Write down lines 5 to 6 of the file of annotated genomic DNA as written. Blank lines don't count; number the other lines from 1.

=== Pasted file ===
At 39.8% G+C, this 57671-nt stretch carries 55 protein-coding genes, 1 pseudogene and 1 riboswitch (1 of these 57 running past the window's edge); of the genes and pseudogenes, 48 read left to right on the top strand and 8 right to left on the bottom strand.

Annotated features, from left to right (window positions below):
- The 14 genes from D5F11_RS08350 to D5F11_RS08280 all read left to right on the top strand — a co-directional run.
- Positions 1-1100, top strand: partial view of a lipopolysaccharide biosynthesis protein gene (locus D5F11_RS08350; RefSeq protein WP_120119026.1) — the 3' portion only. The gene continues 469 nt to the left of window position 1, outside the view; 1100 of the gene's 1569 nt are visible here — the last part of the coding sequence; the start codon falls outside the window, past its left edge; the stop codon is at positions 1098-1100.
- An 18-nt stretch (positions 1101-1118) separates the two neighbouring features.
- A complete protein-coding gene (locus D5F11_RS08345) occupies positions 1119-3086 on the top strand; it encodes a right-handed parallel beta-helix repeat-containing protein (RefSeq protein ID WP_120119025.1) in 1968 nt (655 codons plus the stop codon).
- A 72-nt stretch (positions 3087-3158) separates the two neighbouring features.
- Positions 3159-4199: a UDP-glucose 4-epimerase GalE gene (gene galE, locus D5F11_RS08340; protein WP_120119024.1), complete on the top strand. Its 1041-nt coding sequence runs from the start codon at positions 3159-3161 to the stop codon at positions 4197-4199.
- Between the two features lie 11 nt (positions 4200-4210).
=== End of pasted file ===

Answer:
- An 18-nt stretch (positions 1101-1118) separates the two neighbouring features.
- A complete protein-coding gene (locus D5F11_RS08345) occupies positions 1119-3086 on the top strand; it encodes a right-handed parallel beta-helix repeat-containing protein (RefSeq protein ID WP_120119025.1) in 1968 nt (655 codons plus the stop codon).